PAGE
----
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GOV_jabari-simama

Jabari Simama

Contributor

Jabari Simama is an education and government consultant and a senior fellow with the Center for Digital Government. He served two terms on the Atlanta City Council, from 1987 to 1994; as deputy chief operating officer and chief of staff for DeKalb County, Ga., from 2009 to 2012; and as president of Georgia Piedmont Technical College from 2012 to 2018.

Simama received his bachelor's degree from the University of Bridgeport, his master's degree from Atlanta University and his Ph.D. from Emory University. He is the author of Civil Rights to Cyber Rights: Broadband & Digital Equality in the Age of Obama, published in 2009, and has been a columnist for Creative Loafing and Southwest Atlanta magazine and a feature writer for Atlanta magazine. He blogs at Jabari Simama Speaks.

A young state lawmaker’s life, dedicated to helping the most needy, was cut short by a white supremacist in a Charleston church. What happened there, in Buffalo and elsewhere is symbolic of a society corroding from inside out.
Our public education system is too focused on preparing students for four-year colleges. When an auto mechanic can pull down a six-figure salary, it’s clear that career and technical education should be getting a lot more support.
It started out as a grassroots medium for community speech, but now it’s struggling to survive. It needs a new platform that blends the best of its past with today’s technology.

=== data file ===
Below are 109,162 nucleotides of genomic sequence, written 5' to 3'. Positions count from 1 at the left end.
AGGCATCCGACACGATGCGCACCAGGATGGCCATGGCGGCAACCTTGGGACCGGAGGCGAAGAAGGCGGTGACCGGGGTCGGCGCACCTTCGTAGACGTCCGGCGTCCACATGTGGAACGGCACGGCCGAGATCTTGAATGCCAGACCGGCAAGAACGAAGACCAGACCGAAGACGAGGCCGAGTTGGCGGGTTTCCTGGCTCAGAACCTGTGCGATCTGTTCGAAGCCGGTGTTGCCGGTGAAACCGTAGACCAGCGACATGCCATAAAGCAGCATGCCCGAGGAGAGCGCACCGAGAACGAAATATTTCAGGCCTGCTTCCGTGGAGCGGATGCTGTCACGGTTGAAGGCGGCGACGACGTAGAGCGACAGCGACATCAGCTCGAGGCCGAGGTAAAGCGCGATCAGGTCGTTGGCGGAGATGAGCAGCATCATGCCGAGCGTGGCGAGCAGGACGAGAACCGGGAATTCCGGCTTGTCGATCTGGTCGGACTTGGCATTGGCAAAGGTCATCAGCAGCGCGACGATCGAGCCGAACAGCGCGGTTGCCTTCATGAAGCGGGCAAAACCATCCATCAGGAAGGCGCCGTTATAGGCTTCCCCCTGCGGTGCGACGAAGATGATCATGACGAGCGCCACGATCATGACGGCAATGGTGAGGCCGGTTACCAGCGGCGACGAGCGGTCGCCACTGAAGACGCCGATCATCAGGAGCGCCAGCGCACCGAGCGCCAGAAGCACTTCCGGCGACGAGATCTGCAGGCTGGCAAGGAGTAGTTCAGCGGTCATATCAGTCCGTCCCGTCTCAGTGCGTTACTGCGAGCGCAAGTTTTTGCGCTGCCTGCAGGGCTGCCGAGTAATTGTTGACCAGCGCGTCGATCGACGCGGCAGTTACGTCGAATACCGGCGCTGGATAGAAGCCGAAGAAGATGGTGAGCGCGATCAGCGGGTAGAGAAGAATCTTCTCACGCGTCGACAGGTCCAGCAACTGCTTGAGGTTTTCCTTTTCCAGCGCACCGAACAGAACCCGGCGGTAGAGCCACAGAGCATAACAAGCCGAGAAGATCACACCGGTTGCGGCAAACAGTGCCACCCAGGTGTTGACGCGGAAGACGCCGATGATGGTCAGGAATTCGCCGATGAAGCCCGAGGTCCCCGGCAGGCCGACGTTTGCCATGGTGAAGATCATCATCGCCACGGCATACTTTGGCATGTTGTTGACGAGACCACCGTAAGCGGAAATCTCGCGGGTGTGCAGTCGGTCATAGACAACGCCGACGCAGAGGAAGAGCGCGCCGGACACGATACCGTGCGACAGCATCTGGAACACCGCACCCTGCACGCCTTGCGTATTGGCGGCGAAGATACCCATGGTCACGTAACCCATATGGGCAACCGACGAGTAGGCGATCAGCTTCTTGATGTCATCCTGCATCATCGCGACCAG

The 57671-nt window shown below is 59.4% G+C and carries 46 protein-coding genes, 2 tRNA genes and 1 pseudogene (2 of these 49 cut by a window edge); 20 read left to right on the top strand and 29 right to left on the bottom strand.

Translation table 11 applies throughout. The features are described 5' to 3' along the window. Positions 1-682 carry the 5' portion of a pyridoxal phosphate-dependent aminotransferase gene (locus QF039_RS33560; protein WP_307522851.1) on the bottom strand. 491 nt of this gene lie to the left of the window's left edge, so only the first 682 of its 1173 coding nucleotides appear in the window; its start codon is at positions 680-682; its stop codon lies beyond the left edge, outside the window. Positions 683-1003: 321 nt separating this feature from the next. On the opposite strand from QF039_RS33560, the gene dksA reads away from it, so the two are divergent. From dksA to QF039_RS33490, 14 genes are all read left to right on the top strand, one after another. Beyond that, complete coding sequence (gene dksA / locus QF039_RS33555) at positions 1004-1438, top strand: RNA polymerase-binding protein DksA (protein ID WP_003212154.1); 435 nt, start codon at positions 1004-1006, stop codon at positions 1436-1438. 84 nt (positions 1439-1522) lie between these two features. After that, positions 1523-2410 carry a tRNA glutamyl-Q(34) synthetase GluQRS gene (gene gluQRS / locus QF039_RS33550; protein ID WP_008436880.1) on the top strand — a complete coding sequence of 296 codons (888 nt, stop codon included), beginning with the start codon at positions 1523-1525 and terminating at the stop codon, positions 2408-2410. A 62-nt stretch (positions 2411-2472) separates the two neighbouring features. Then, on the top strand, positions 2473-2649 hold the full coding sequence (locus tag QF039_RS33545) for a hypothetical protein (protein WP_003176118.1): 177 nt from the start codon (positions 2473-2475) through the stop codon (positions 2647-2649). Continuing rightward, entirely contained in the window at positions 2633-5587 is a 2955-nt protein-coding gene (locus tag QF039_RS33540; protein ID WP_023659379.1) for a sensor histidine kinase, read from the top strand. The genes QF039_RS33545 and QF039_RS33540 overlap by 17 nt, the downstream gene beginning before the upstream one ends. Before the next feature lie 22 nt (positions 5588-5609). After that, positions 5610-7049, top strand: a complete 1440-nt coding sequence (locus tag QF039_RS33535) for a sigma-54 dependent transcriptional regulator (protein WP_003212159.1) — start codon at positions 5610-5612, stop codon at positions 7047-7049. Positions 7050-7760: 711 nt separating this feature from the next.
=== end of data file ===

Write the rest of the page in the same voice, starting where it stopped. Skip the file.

Shouldn’t being able to live in an affordable, safe and sanitary home be considered a human right? There are several ways local leaders could attack the problem.
They’re criticized for failing to solve every problem that affects their constituents. But the discrimination and racism they face must be factored in, and they lack access to institutions that could strengthen their hand.
Elected office should be more than a steppingstone to higher office or wealth accumulation. Among other things, elected officials should respect their constituents and side with the underserved whose voices are rarely heard.
Professional teams that discriminate against coaches, players and others shouldn’t be getting taxpayer money that would be better spent on the real problems that need more public funding.
We need a holistic approach that not only gets firearms out of the hands of people with elevated risk of violence but also addresses issues such as income inequality, health disparities and poorly performing schools.
Things will not get better if those of us who see what is going down give in to fear. There are things elected officials and the public in general can do to safeguard our bedrock principles.
The standoff between Chicago’s mayor and teachers’ union is raising issues ranging from the effective use of federal funding to how much we really care about our front-line workers.